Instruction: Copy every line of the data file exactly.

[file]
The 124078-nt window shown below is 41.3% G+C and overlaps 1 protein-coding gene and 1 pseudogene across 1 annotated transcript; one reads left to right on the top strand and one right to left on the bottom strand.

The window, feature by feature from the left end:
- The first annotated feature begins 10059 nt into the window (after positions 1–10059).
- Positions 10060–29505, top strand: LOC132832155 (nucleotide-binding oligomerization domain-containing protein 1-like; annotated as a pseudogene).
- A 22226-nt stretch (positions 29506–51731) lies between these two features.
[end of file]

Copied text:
The 124078-nt window shown below is 41.3% G+C and overlaps 1 protein-coding gene and 1 pseudogene across 1 annotated transcript; one reads left to right on the top strand and one right to left on the bottom strand.

The window, feature by feature from the left end:
- The first annotated feature begins 10059 nt into the window (after positions 1–10059).
- Positions 10060–29505, top strand: LOC132832155 (nucleotide-binding oligomerization domain-containing protein 1-like; annotated as a pseudogene).
- A 22226-nt stretch (positions 29506–51731) lies between these two features.